Software Development, Web Design, Training


CFCamp Notes - The tale of performance and memory - Gert Franz & Michael Offner-Streit

(I took screenshots of some of the slides, but don't have a great way to get them off my phone at the moment. I'll add them into the notes as soon as I can.)

How do you solve your performance issues?
one by one.
try to analyze from a performance and bad coding perspective
have to define whether performance is/isn't important
if a task runes once a month at 3am when the server isn't busy, it doesn't matter
if "basic response time" is 2+ seconds, it might be worth looking at

measure your baseline --
find out how fast is your site
what is your baseline --
use some load testing tools in order to check the perf of your web app
Web Stress Tool

then, define your goals
what do i want to achieve? < 250ms response time, for example
i want all pages to load < 2 seconds
indexing max 20 seconds
longest schedule task max 1 minute
make sure the goals are achievable

identify the problems
find out what your issue is and why the goal you have set is not achievable
missing resources (memory, under-performant code, etc)
could also be hardware, bad network, wrong config, etc.

Resources are a very limited thing
every resource you are using is limited in some way
always have to be aware of this
always think "can this scale? what will happen when this code has 10,000 users/sec?"

file system --
mostly straight forward
local drives over network drives (stick to local file system when you can)
memory over local file system
limit application.cfc search to a minimum
-- don't make the engine hunt in various places for Applicaiton.cfc/CFM -- loses performance (up to 20% change)

inspect template setting in the Lucee admin

threads --
a highly limited resource
really be careful
don't open threads for every user if you can avoid it
use cfthread type=task if no join is necessary
-- doesn't open a new thread, only creates a task

always be aware of running cfthread

memory --
easily over used, especially when it comes to scope
use the correct scopes
keeps the memory usage as low as possible
use the right JVM tuning techniques
think about scaling the system
the session can blow up when you have a lot of users. lots of users = lots of sessions
session scope is unpredictable -- you never know how big this is going to get, depends on how many users are on your site.
JVM memory is as precious as unicorn blood
-- really important

memory leaks --
often apps have issues with memory.
= base memory increases over time.

what is a memory leak?
erroneous programming, "forgot" to release memory
-application freeze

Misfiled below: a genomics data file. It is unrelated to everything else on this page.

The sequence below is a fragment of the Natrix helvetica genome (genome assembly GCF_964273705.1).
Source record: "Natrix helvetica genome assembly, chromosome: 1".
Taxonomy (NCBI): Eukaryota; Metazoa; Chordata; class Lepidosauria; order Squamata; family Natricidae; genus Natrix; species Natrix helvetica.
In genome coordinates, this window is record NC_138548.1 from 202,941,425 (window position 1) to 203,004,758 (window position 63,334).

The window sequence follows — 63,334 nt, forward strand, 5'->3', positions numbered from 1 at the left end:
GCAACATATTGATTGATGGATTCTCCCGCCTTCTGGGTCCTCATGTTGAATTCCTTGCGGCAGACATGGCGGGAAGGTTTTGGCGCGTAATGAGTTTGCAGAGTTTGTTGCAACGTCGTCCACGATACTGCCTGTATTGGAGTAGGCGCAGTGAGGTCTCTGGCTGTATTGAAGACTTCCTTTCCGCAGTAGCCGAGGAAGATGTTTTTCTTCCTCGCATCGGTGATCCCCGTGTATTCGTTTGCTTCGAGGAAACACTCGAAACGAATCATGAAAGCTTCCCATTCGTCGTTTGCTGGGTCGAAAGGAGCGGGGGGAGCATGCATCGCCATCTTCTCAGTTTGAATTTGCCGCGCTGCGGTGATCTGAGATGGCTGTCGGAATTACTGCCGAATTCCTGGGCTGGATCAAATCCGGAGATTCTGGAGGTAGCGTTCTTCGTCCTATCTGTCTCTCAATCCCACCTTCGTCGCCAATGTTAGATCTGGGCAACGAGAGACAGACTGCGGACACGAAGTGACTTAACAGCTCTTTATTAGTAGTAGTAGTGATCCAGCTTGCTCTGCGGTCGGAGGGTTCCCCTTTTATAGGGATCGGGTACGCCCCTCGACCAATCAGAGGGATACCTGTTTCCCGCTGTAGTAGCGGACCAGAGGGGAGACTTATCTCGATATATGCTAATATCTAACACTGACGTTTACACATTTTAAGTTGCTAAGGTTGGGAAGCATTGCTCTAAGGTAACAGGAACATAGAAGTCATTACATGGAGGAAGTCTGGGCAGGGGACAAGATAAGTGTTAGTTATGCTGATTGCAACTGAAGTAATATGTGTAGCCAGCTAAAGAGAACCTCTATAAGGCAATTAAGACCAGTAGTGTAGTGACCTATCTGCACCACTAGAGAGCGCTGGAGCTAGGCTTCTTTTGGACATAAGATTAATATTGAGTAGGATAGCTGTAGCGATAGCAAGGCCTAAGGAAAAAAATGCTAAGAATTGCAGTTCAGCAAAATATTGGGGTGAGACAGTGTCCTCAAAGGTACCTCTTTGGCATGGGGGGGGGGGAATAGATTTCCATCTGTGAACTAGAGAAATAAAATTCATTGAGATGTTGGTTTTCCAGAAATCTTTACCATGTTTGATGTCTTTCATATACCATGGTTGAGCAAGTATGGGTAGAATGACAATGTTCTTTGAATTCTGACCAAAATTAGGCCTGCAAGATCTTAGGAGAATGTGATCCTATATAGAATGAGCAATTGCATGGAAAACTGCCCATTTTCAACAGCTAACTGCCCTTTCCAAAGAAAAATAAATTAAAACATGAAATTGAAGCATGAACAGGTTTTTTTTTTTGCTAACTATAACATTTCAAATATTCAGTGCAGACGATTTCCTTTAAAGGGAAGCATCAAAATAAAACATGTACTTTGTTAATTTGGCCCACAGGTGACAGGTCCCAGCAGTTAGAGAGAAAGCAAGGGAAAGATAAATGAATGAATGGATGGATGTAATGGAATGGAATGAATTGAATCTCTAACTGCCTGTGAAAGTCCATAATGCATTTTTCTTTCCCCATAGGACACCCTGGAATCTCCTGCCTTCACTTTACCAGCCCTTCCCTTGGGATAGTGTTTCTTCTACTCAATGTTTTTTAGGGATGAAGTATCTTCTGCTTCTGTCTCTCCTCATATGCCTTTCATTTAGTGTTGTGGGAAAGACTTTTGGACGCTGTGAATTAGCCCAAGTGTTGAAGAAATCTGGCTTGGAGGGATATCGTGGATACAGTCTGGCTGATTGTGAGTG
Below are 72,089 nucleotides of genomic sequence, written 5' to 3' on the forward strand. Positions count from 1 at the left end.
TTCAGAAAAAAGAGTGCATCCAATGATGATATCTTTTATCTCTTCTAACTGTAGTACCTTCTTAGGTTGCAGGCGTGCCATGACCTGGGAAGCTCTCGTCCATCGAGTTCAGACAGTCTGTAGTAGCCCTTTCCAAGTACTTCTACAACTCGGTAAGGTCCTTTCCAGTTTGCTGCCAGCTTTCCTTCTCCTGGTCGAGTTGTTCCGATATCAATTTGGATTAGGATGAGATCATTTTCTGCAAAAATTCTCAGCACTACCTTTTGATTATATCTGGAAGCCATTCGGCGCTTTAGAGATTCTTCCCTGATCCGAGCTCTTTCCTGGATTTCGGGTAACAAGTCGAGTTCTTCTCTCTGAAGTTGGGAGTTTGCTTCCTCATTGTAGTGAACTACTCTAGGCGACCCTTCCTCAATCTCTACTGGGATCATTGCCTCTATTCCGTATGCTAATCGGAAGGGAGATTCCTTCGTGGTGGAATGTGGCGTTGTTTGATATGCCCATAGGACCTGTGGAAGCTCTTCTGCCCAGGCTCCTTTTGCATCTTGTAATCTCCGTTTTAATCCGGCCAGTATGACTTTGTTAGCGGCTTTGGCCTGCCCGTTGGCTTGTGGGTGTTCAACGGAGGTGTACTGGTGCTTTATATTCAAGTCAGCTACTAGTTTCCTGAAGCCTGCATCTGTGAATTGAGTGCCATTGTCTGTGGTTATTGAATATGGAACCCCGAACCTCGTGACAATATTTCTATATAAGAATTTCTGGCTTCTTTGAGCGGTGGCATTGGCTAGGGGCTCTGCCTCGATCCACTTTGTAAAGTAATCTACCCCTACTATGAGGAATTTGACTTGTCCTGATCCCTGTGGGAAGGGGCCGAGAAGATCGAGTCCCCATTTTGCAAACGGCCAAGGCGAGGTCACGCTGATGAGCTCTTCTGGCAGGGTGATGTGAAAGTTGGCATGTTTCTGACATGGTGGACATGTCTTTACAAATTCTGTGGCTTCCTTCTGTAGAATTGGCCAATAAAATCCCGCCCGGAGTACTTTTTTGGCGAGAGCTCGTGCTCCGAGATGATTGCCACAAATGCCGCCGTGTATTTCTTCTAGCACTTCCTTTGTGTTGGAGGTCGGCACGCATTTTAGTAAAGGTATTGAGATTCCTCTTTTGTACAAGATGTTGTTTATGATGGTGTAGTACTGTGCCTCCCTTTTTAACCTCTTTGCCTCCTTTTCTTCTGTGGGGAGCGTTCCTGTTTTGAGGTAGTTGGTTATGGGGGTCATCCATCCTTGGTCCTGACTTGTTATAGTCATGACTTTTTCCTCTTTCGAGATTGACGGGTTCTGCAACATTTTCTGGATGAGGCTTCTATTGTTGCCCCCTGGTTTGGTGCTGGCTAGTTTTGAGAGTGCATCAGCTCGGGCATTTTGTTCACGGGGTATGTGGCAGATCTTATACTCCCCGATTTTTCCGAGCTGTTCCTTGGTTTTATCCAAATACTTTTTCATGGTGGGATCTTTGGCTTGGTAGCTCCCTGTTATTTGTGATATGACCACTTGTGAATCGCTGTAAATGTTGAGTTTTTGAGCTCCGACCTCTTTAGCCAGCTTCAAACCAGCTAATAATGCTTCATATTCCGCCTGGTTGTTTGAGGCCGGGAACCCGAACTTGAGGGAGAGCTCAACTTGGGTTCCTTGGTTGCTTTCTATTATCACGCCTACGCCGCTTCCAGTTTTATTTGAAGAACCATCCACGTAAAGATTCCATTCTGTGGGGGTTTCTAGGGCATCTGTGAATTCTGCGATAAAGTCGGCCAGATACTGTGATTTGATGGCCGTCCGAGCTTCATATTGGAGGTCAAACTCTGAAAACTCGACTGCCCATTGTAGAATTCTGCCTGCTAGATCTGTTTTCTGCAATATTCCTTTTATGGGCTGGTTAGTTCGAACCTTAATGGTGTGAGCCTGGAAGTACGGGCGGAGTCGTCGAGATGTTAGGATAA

-operating system froze

With Java, the garbage collector was introduced
no need to allocate/release memory. "pointers" are done automatically now.
all unreferenced variables will be "garbage collected"

erroneous program designs result in forgotten pointers
these variables will never be garbage collected and will linger in memory
the garbage collector cannot remove these since they are still referred to
example: application.mySession[iuserid] = session
user's session cannot be deleted because application.mySession[userid] still references "session" so the session can never be deleted

so how do you find a memory leak?
hard way -- look at the code with your eyes and try to figure it out "by hand", trial and error
better ways --
analyze a heap dump of the JVM

[Collecting a heap dump]

this is a "stop the world" action
-- nothing else happens on your server for 2, 3, 10 seconds (depending on the size of the JVM)
(same can be done on ACF)

java dump file can be HUGE. if you make one, zip it.
load it into a tool like "map" (comes with CF Eclipse, installed by default)

learning by doing
most people, problems arise because they don't SEE the memory. they just ASSUME what the problem is
most people have no clue where the memory is being USED.

(tend to limit caches to SIZES not to a number of objects)

watch it with closures. can have memory leaks because of how they include a reference to the parent variables scope

cfproperty accessors
most of the memory of a bean is consumed by the getters/setters
common problem with beans.
change to store data in a struct instead when possible -- much less RAM used. no accessors.

reduce session timeout
are they REALLY necessary for 20 minutes before timing out?
that means = for 20 minutes if the user isn't doing ANYthing
instead, use Session Storage (Railo, Lucee) -- can store the session in a cache or data source. so instead of using memory, the session is stored in a database on a different server, for example
this.sessionStorage = "name of the cache"

lucee 5 has a big overhaul of the language
improved the size of components, for ex
lucee 5 is 242MB instead of the 387MB it was before

lucee stores CFCs as 1 class file (as opposed to ACF)

ArrayAppend is much faster than the .append member function in ACF
-- have to check the type of the object. is it an array, an object, whatever, so it knows what kind of "append" to do. this causes a slow-down

StructKeyExists() vs .keyExists() member function
.keyExists is 4 to 26 times slower!
compiler can't detect if it's an array/hash or not. only happens at RUN time, hence the overhead.

querySetCell() vs .setCell()
same issue

ternary Operator ? : instead of if/else

file include with the upper case / lower case not matching
not a HUGE difference but maybe 10% gain depending on the system

elvis operator ?:

looping in array
for(i = 1; i < 500; i++ )
a += arr[ i ];

arr.each( function(elem) { … } );
in ACF this can get REALLY slow
looping thru closures, might have an issue with passing references in/out

STILL produces output code even when you tell CF not to.
even when you use output=false, it has some memory issues
this is improved in CF12 but don't have lots of details
CFscript is "immune" to this issue, as it doesn't produce output by default (unless you're calling WriteOutput, WriteDump, etc)